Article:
July 15, 2004
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The Norton Simon Museum’s exhibition of thirty black-chalk drawings by Jean-Honoré Fragonard offered the viewer an unusual challenge. Consisting of drawings after old-master paintings executed by Fragonard during a tour of Italy in 1760–61, the exhibition took as its subject the education of an artist. By positioning near each drawing a small photo reproduction of the original painting that Fragonard was copying, the viewer was inevitably drawn into a game of comparison as well as a quest to... Full Review
July 14, 2004
Alan Tapié
Paris: Somogy Éditions d’Art, 2003. 414 pp.; many color ills.; many b/w ills. Paper $58.00 (2850566470)
Musée des Beaux-Arts de Caen, Caen, France, July 11–October 13, 2003
Any outsider to the field surveying the recent spate of big thesis exhibitions could not fail to notice the discrepant narratives of the Baroque currently in circulation. The Genius of the Rome, 1592–1623 (held at the Royal Academy of Arts in London in 2001) supported a story of individual styles and individual patrons’ taste, sometimes a chaotic situation, but one governed by individual choices that were only secondarily infringed upon by institutional needs or demands. By contrast,... Full Review
March 11, 2004
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Christine Y. Kim, Vijay Prashad, and Latasha N. Nevada Diggs
Exh. cat. Studio Museum in Harlem, 2003. 120 pp.; many color ills. $25.00 (0942949269)
The Studio Museum in Harlem, New York, October 15, 2003–January 4, 2004. New York: Studio Museum in Harlem, 2003. 120 pp.; many color ills. $25.00 (paper) (0942949269)
While a handful of exhibitions have looked at the relationship between African Americans, Asians, and Asian Americans in visual art, such as Ancestors, a joint effort by Kenkeleba House and the Asian American Arts Centre in 1995, Black Belt is the largest exploration to date. As the title implies, it is structured around the premise of a cross-cultural fascination with Asian martial arts epitomized by the messianic icon Bruce Lee. Yet despite the backing of a thriving... Full Review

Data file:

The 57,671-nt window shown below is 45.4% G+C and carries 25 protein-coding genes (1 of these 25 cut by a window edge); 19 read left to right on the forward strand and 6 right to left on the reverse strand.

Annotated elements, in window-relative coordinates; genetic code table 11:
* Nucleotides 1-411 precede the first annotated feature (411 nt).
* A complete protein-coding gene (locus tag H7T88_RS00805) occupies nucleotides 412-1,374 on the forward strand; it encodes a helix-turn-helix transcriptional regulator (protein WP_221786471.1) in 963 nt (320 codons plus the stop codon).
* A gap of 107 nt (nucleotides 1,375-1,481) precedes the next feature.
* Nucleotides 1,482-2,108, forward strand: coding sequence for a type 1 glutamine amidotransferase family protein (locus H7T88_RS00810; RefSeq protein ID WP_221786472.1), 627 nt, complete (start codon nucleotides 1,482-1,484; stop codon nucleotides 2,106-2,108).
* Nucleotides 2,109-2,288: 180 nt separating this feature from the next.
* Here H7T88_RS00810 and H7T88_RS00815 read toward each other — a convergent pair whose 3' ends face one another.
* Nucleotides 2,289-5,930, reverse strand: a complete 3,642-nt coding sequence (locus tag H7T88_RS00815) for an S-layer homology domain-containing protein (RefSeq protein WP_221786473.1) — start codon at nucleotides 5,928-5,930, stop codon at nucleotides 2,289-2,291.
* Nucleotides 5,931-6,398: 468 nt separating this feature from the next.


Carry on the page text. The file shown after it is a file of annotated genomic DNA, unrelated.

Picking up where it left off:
December 29, 2003
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Alessandro Bagnoli
Milan: Silvana Editoriale, 2003. 539 pp.; 300 ills. €48.00 (8882154831)
On June 9, 1311, Duccio di Buoninsegna’s Maestà was placed on the high altar of Siena cathedral. A mid-fourteenth-century Sienese chronicle describes its first presentation to the city: bq. On the day on which it was carried to the Duomo, the shops were locked up and the Bishop ordered a great and devout company of priests and brothers with a solemn procession, accompanied by the Signori of the Nine and all the officials of the Commune, and all the populace and all the most worthy... Full Review
December 11, 2003
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Elizabeth Mankin Kornhauser, ed.
Hartford, CT: Wadsworth Atheneum Museum of Art in association with Yale University Press, 2002. 352 pp.; 189 color ills.; 67 b/w ills. Cloth $55.00 (0300097670)
Wadsworth Atheneum Museum of Art, Hartford, CT, January 17–April 20, 2003; Phillips Collection, Washington, DC, June 7–September 7, 2003; Nelson-Atkins Museum of Art, Kansas City, MO, October 11, 2003–January 4, 2004 . Marsden Hartley. New Haven: Yale University Press, in association with Wadsworth Atheneum Museum of Art, 2002. 352 pp. 189 color ills.; 67 b/w. $55.00 (cloth) (0300097670)
The large retrospective devoted to the work of Marsden Hartley, organized by Elizabeth Mankin Kornhauser for the Wadsworth Atheneum Museum of Art, is a delight, a sadness, and a puzzle in nearly equal measure. The delight is easy to relate. It was thrilling to walk into the Hartford exhibition’s first gallery and face a wall of Hartley’s brightly colored, nonrepresentational paintings made in Paris and Berlin in 1912 and 1913 (cat. nos. 8–11). Their recognizable motifs—numbers, seated... Full Review
September 4, 2003